Daily Tax Update - August 8, 2006

SEVENTH CIRCUIT REVERSES LOWER COURT RULING IN COOPER v. IBM THAT HAD FOUND CASH BALANCE PLANS INHERENTLY AGE DISCRIMINATORY:
Yesterday, in Cooper v. IBM Personal Pension Plan and IBM Corporation, a three- judge panel of the United States Court of Appeals for the Seventh Circuit reversed a lower-court decision that had found cash balance pension plans inherently age discriminatory. The defined benefit plan at issue had a typical cash balance formula that promised participants the value of an account consisting of annual contributions of a percentage of the participant's pay plus interest credits. The lower court had agreed with the plaintiffs' arguments that because the value of the account would be greater for a younger person who would receive more years of contributions and interest until retirement at age 65 than for an older person, the plan failed the technical requirement of ERISA and the Code prohibiting defined benefit plans from reducing the rate of benefit accrual because of the attainment of any age.

  • The Seventh Circuit, noting that the terms of the plan formula were age neutral, rejected this analysis. It held that the term "benefit accrual" can be interpreted in a manner similar to that of an allocation of contributions in a defined contribution plan. The court further observed that the plaintiffs' approach treated the time value of money as age discrimination and that "[n]othing in the language or background of ยง204(b)(1)(H) (i)suggests that Congress set out to legislate against the fact that younger workers have (statistically) more time left before retirement, and thus a greater opportunity to earn interest on each year's retirement savings."
  • Although this holding is helpful to employers with cash balance plans, its long-term impact is unclear. The court in fact noted that IBM had closed its cash balance plan to new participants and substituted a defined contribution plan, which is an approach that has been taken by other employers. In addition, in some cases, there are other technical objections that plaintiffs can make regarding certain cash balance plans' practices. Finally, the newly passed Pension Protection Act does provide that cash balance plans that meet certain requirements involving vesting and interest crediting would not be deemed to be age discriminatory, although that legislation has "no inference" language with respect to periods prior to its effective date.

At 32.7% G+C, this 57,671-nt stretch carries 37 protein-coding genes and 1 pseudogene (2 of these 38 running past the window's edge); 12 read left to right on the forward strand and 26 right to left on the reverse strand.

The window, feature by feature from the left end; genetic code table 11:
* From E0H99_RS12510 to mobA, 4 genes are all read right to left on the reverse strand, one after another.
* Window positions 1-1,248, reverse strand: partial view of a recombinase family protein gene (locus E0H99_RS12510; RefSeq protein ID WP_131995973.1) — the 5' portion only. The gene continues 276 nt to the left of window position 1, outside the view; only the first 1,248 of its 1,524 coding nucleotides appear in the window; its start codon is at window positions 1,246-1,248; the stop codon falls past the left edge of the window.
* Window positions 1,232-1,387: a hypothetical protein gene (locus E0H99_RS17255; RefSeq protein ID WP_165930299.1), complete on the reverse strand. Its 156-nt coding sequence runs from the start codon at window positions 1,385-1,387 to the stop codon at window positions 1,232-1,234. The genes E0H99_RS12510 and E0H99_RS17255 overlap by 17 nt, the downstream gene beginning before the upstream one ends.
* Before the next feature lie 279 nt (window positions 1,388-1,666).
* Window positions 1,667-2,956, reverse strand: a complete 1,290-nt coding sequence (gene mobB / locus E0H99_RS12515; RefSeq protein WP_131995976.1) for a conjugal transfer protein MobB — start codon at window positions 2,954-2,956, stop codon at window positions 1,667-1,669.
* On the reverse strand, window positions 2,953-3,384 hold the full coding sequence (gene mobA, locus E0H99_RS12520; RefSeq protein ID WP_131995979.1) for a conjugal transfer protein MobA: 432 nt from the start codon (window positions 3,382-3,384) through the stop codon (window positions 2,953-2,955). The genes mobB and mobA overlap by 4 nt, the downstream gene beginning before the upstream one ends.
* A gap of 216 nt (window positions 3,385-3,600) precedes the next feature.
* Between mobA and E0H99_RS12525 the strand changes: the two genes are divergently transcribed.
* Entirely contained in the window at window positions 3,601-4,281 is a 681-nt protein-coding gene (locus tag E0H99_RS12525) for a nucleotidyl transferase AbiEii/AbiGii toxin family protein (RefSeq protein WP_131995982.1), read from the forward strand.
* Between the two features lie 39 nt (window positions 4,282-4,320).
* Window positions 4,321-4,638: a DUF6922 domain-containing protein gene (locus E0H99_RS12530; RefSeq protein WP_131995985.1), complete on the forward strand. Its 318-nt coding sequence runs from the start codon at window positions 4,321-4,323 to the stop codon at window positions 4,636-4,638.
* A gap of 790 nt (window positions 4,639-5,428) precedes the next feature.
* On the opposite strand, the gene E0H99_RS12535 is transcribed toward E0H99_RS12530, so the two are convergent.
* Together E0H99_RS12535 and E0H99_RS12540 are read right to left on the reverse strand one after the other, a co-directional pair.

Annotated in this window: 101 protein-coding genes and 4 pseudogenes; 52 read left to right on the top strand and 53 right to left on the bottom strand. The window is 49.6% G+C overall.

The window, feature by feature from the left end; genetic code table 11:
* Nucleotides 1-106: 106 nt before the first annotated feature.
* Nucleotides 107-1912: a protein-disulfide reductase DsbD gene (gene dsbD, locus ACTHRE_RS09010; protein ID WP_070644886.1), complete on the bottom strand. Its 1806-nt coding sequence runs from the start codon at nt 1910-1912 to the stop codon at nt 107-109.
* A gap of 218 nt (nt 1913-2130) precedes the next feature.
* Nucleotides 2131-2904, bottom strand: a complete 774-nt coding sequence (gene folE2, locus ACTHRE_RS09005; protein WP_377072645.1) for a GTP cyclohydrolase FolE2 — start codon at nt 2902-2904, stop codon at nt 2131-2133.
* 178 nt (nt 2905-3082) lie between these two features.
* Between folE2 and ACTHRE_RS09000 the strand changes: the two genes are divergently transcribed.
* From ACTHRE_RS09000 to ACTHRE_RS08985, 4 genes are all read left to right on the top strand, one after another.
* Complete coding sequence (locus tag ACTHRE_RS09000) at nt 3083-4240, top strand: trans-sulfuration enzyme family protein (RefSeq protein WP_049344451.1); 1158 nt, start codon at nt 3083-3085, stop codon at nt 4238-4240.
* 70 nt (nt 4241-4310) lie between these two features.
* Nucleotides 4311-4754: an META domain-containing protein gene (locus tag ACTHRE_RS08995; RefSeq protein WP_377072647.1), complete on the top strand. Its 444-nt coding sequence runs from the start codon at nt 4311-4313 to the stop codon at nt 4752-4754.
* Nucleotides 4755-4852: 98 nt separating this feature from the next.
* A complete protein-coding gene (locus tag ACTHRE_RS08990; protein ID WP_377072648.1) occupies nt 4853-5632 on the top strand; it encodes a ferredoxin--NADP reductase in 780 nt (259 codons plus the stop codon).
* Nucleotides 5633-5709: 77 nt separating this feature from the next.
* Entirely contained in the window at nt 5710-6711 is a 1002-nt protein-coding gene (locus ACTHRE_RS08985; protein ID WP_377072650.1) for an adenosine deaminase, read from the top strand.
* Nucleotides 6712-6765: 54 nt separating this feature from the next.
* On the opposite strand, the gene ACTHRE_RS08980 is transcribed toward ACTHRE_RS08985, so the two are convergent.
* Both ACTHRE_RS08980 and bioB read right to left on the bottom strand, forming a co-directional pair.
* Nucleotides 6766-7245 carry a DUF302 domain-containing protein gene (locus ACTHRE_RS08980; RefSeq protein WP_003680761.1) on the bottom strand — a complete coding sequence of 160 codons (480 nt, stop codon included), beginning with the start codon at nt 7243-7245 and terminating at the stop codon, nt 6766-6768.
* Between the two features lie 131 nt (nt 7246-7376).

• For additional information, contact Anne E. Moran.

ADMINISTRATION VOWS TO PUSH FOR PASSAGE OF ESTATE TAX REFORM AND TAX EXTENDERS:
Yesterday, a Treasury Department spokesman said that the Administration would continue to work with Congress in an effort to pass estate tax reform and the tax extenders by the end of the year. The Treasury spokesman said that the Administration was "still optimistic" that estate tax reform could be enacted this year. The spokesman added, "We absolutely want to see estate tax relief, at worst, extended, and at best, see permanent estate tax relief." Congress will return after Labor Day.

INTERNAL REVENUE SERVICE - CIRCULAR 230 DISCLOSURE:
As provided for in Treasury regulations, advice (if any) relating to federal taxes that is contained in this communication (including attachments) is not intended or written to be used, and cannot be used, for the purpose of (1) avoiding penalties under the Internal Revenue Code or (2) promoting, marketing or recommending to another party any plan or arrangement addressed herein.

STEPTOE & JOHNSON LLP - TAX PRACTICE
Steptoe & Johnson LLP has one of the largest and most diverse law firm tax practices in the country. The practice covers the entire spectrum of federal taxation, including representation of businesses before the Congress, Treasury and the national office of the IRS; transactional planning for domestic and multinational corporations; complex audit and controversy work for corporations and other business interests contesting IRS adjustments; litigation before the Tax Court, Court of Federal Claims, district courts, courts of appeals and the Supreme Court. The firm's tax practice also encompasses all aspects of employee benefits (ERISA), executive compensation, tax-exempt organizations and charitable giving.  Steptoe has an extensive state and local tax practice, representing an array of business clients on complex sales and use tax, corporate income tax and property tax matters, both advising those clients and handling audits, administrative appeals, and litigation for them.  Read  more information on Steptoe's tax practice